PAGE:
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Thursday, February 25, 2010

Determining the Religious Background of a Child after a Divorce

When parents of different religious backgrounds divorce, it can lead to a bitter struggle over the religious identity of the children. Often, when parents cannot resolve this issue themselves, the court will step in and settle the dispute.

An unusual case was just settled in Chicago. The court found the father, Joseph Reyes, in contempt for exposing his daughter to Christianity after he violated a court order preventing him from exposing her to any religion other than Judaism. The reason the case is so unusual is that the divorce has not been finalized.

Reyes converted to Judaism after his daughter was born, but he returned to Catholicism after separating from his wife, Rebecca. He pleaded not guilty to the charges, citing freedom of religion as his defense.

Rebecca received a temporary restraining order after learning that Reyes had their daughter baptized last November. She claims that while they were a couple, Joseph had agreed to raise their daughter exclusively in the Jewish faith. Rebecca's lawyers filed the contempt charges with the court after Joseph recently took their daughter to Holy Name Cathedral, an action in clear violation of the restraining order.

It is not common for a judge to grant a restraining order prohibiting a parent from exposing the child to other religions before the divorce action is finalized and child custody is granted to one parent. Once the divorce is finalized and custody is established, it is common for the court to order that the child be raised in the religion of the custodial parent, especially where there is creditable evidence presented during the trial that the parents had agreed during the marriage to raise the children in one particular religion.

That would have been easy in this case, because the father had converted to Judaism during the marriage, and that is strong evidence that the parties intended to raise their children Jewish. Furthermore, Reyes never renounced Judaism to return to the Catholic faith until after separating from his wife.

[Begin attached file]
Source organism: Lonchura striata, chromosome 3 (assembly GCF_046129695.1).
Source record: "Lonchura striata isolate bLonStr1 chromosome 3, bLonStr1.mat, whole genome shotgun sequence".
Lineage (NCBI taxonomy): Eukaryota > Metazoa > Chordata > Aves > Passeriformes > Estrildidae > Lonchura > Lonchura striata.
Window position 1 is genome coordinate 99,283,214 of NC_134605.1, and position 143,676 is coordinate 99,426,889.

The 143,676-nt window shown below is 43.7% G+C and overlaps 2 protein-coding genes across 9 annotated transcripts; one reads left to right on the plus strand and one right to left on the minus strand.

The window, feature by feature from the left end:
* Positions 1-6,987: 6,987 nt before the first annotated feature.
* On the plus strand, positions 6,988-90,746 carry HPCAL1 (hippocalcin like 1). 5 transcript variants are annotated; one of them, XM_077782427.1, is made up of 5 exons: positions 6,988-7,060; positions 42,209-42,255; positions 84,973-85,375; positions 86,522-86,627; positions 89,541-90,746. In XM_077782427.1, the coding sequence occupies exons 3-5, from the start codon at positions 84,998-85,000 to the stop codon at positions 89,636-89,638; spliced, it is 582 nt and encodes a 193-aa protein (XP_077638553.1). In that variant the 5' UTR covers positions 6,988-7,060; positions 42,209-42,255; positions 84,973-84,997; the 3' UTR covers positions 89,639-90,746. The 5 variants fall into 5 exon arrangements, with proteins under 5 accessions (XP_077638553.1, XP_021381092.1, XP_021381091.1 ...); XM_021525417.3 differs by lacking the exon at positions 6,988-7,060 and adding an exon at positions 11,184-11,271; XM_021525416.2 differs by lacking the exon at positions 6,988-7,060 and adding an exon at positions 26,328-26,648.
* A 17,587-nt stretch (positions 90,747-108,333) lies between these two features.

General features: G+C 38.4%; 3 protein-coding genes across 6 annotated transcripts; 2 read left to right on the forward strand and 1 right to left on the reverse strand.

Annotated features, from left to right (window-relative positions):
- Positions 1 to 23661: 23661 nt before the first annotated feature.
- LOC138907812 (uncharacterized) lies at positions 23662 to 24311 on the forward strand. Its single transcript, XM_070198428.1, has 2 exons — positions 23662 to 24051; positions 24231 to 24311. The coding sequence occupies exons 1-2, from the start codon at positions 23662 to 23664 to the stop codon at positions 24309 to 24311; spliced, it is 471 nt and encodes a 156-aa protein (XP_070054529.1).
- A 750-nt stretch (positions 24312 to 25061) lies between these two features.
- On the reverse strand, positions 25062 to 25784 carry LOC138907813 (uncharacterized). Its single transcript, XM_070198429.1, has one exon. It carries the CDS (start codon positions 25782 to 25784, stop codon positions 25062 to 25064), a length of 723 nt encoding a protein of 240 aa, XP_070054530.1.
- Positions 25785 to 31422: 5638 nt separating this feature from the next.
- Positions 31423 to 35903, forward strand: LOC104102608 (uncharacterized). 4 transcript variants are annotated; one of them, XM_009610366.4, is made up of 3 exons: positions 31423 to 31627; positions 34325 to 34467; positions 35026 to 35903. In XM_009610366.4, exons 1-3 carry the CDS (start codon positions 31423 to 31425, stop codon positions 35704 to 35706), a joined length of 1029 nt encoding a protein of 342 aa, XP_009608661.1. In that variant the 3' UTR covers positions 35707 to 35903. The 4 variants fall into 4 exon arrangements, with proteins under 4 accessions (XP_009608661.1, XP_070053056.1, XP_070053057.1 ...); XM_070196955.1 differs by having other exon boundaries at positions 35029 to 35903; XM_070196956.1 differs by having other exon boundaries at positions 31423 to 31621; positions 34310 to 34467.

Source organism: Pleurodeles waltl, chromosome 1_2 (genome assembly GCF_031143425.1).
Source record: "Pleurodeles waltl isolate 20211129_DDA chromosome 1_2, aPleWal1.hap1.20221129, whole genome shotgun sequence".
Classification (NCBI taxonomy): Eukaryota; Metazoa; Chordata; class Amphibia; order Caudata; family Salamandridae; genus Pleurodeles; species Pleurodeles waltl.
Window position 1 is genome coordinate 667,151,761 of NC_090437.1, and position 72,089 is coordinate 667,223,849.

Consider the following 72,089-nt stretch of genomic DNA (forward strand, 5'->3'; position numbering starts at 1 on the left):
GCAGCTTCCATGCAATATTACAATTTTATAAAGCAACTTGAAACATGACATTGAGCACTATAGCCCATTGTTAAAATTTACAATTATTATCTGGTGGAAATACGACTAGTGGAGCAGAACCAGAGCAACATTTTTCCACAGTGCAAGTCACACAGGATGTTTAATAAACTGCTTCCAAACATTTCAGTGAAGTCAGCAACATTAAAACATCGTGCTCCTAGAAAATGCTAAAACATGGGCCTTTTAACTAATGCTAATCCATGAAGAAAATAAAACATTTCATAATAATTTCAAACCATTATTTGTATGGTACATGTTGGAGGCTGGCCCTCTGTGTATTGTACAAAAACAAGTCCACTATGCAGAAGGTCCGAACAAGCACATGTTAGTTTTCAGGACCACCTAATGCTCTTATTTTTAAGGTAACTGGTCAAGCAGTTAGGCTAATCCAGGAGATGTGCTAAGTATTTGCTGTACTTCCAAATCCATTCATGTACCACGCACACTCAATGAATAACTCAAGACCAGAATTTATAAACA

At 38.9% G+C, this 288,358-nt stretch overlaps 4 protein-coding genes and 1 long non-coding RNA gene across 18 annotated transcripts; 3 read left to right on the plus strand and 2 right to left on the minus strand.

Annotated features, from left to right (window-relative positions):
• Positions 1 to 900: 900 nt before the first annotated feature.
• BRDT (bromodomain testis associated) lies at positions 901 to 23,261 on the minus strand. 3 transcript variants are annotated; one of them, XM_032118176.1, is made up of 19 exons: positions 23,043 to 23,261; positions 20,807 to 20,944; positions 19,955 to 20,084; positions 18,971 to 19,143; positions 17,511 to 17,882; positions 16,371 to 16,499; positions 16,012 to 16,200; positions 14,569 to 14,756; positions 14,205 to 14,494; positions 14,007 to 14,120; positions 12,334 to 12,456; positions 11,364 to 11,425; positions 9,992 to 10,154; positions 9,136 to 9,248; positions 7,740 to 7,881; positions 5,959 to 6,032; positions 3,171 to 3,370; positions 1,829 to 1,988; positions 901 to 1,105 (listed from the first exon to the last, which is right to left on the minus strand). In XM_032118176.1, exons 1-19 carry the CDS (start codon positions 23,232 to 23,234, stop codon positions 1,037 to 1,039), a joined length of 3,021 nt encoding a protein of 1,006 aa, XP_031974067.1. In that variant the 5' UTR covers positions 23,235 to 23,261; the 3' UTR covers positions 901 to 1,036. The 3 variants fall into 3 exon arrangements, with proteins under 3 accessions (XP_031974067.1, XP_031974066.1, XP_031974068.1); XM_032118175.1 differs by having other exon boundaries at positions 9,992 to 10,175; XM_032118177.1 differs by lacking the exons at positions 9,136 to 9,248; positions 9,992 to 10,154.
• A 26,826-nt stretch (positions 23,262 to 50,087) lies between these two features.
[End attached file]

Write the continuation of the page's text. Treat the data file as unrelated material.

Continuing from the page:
It is possible that the conduct that triggered the court's injunction was the father attempting to have the child baptized, an action completely inconsistent with raising her Jewish. In this case, the court, sensing the stubbornness on the part of the father, wanted to stop these actions at once. Had it not been for the blatant conduct on the part of the father, it is unlikely the court would have granted the injunction prior to the finalization of the divorce.

If the parents had been willing to exercise a little civility and good faith toward one another, the proper outcome would have resulted in the child being raised and educated in the Jewish faith, since that was the obvious intent of the parents before they separated. The father would then have the right to expose their daughter to Christianity during his parenting time, explaining that this was his background. However, he would not be able to baptize her or teach her that she is a Christian.

The court has the responsibility of protecting children from warring parents who act inappropriately and can do harm to the child, whether that is their intention or not. This is clearly an issue that should have been settled by the parents and not left up to the determination of the court. Unfortunately, the selfishness of the parents forced the court to get involved.

Reyes' claim of freedom of religion is not a valid defense of his actions. He has the freedom to practice the religion of his choice; however, he does not have the freedom to force this choice on a helpless child, especially when this choice is in contradiction of the agreement the parents made while they were still a couple. In this case, the facts clearly support the mother's argument, and while the court's decision was somewhat unusual, they appeared to make the right call.

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